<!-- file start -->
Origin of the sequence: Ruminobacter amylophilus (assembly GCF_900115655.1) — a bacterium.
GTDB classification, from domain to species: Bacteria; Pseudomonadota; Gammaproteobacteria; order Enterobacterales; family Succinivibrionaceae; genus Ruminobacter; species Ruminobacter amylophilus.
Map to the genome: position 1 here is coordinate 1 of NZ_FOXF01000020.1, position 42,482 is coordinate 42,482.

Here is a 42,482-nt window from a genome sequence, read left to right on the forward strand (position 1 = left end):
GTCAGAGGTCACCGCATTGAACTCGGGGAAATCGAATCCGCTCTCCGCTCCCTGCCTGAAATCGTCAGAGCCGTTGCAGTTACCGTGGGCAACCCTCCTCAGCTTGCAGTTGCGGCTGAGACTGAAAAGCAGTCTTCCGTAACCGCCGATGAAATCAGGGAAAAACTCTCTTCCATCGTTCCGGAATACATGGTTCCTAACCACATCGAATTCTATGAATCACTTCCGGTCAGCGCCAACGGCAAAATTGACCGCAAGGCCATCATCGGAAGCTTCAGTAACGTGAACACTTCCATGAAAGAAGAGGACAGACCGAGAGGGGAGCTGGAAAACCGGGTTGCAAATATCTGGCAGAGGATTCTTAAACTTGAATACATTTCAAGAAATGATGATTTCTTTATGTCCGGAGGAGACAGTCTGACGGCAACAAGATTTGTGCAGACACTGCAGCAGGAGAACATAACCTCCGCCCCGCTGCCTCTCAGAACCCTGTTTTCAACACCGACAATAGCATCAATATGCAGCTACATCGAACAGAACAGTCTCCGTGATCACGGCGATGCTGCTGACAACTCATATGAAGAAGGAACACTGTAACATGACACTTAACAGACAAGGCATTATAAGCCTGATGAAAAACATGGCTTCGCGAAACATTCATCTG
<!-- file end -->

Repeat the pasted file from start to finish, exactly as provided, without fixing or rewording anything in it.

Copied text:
Origin of the sequence: Ruminobacter amylophilus (assembly GCF_900115655.1) — a bacterium.
GTDB classification, from domain to species: Bacteria; Pseudomonadota; Gammaproteobacteria; order Enterobacterales; family Succinivibrionaceae; genus Ruminobacter; species Ruminobacter amylophilus.
Map to the genome: position 1 here is coordinate 1 of NZ_FOXF01000020.1, position 42,482 is coordinate 42,482.

Here is a 42,482-nt window from a genome sequence, read left to right on the forward strand (position 1 = left end):
GTCAGAGGTCACCGCATTGAACTCGGGGAAATCGAATCCGCTCTCCGCTCCCTGCCTGAAATCGTCAGAGCCGTTGCAGTTACCGTGGGCAACCCTCCTCAGCTTGCAGTTGCGGCTGAGACTGAAAAGCAGTCTTCCGTAACCGCCGATGAAATCAGGGAAAAACTCTCTTCCATCGTTCCGGAATACATGGTTCCTAACCACATCGAATTCTATGAATCACTTCCGGTCAGCGCCAACGGCAAAATTGACCGCAAGGCCATCATCGGAAGCTTCAGTAACGTGAACACTTCCATGAAAGAAGAGGACAGACCGAGAGGGGAGCTGGAAAACCGGGTTGCAAATATCTGGCAGAGGATTCTTAAACTTGAATACATTTCAAGAAATGATGATTTCTTTATGTCCGGAGGAGACAGTCTGACGGCAACAAGATTTGTGCAGACACTGCAGCAGGAGAACATAACCTCCGCCCCGCTGCCTCTCAGAACCCTGTTTTCAACACCGACAATAGCATCAATATGCAGCTACATCGAACAGAACAGTCTCCGTGATCACGGCGATGCTGCTGACAACTCATATGAAGAAGGAACACTGTAACATGACACTTAACAGACAAGGCATTATAAGCCTGATGAAAAACATGGCTTCGCGAAACATTCATCTG